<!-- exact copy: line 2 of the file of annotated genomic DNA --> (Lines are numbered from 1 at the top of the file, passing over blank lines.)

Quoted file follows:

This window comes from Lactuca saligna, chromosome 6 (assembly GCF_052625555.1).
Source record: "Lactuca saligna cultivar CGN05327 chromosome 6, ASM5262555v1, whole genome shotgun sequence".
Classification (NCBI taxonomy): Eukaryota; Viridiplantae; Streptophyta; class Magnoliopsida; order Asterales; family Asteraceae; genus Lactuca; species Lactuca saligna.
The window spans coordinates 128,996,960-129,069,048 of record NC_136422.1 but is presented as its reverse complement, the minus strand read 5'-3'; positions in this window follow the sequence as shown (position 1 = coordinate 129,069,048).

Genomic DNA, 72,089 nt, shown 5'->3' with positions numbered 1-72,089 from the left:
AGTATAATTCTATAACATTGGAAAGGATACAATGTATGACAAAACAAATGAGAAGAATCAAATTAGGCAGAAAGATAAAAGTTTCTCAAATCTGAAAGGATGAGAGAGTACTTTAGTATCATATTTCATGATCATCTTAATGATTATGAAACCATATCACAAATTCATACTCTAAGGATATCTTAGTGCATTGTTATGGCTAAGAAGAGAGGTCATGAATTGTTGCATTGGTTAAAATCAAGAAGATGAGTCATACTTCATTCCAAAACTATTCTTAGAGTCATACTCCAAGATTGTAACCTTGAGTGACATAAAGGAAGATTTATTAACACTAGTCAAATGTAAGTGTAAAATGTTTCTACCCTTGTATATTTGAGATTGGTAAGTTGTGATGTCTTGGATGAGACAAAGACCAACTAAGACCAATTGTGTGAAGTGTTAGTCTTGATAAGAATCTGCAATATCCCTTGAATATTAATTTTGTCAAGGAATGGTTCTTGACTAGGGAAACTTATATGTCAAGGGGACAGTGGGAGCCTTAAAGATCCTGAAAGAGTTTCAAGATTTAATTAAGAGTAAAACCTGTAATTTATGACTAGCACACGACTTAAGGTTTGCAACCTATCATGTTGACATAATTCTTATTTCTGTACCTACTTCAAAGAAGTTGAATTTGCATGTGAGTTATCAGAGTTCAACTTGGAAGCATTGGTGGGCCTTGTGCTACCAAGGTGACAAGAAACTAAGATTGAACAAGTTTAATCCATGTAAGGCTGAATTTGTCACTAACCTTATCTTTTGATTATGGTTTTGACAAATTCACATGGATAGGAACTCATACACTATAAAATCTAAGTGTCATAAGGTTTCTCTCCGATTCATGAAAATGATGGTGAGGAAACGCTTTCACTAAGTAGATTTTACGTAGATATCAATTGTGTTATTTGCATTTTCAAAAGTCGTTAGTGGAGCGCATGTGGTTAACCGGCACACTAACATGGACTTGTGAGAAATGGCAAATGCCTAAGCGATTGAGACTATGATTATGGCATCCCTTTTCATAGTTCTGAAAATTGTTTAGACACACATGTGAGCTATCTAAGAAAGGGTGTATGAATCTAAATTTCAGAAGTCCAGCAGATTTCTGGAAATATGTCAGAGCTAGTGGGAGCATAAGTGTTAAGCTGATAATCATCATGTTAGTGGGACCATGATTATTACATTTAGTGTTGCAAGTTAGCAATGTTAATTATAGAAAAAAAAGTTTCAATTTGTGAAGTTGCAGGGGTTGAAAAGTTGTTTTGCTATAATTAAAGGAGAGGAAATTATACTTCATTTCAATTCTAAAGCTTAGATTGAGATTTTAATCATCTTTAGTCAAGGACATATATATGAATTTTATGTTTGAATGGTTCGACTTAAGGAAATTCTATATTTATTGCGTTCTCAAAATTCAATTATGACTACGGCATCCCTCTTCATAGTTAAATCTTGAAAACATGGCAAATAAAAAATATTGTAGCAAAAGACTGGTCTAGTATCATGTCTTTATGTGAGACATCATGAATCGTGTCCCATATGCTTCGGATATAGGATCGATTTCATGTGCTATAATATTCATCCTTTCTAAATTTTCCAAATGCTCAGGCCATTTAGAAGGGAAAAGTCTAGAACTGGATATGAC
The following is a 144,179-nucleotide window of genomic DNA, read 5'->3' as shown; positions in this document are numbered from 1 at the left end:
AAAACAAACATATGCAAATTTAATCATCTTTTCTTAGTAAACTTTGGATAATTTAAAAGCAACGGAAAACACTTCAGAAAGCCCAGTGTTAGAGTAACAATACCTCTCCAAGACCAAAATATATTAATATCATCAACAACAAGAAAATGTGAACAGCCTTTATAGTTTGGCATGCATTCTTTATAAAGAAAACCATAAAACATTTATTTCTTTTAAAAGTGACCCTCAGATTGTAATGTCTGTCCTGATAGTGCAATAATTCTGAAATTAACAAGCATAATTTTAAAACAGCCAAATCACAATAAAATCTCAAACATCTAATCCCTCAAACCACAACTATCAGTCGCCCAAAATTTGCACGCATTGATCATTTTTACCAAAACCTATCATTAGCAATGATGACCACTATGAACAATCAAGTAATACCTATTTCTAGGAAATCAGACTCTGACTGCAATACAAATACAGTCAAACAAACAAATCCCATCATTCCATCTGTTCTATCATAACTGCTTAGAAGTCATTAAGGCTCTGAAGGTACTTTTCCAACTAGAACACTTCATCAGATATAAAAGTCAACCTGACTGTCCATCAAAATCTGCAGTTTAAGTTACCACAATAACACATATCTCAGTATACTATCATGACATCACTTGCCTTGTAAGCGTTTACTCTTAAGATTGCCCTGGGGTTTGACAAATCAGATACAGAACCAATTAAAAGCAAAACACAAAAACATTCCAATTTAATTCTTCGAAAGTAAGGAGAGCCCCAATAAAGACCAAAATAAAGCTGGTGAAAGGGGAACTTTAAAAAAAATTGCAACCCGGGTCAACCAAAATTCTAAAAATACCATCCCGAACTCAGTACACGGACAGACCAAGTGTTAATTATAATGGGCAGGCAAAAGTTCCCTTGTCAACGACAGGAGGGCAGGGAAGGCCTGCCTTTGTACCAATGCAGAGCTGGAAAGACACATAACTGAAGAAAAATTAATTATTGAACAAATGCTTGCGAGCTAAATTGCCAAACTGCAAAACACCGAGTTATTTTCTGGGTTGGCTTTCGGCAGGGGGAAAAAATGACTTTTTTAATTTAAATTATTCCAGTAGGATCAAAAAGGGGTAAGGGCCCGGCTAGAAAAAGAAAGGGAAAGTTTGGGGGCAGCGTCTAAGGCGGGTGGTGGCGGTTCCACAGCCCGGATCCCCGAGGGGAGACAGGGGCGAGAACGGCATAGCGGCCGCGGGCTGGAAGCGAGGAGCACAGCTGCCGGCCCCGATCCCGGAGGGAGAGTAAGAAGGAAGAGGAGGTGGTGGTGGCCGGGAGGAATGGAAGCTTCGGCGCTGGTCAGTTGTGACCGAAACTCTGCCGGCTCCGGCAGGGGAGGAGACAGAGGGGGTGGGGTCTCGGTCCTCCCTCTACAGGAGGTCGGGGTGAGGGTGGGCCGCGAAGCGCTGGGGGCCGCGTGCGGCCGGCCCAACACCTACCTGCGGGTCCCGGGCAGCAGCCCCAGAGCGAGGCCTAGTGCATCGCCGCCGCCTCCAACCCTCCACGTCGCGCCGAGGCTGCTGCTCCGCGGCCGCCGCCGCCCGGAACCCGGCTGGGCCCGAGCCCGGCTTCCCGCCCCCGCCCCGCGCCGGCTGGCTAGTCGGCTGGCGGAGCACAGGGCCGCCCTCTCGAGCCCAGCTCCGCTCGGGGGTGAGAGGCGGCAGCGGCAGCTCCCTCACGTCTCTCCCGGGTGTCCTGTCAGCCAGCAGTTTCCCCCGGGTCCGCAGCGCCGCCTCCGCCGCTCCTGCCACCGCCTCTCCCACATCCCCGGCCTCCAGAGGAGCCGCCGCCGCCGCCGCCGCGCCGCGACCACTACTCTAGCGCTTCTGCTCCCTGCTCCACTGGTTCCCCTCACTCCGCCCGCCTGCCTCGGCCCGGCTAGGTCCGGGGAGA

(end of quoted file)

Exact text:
Source record: "Lactuca saligna cultivar CGN05327 chromosome 6, ASM5262555v1, whole genome shotgun sequence".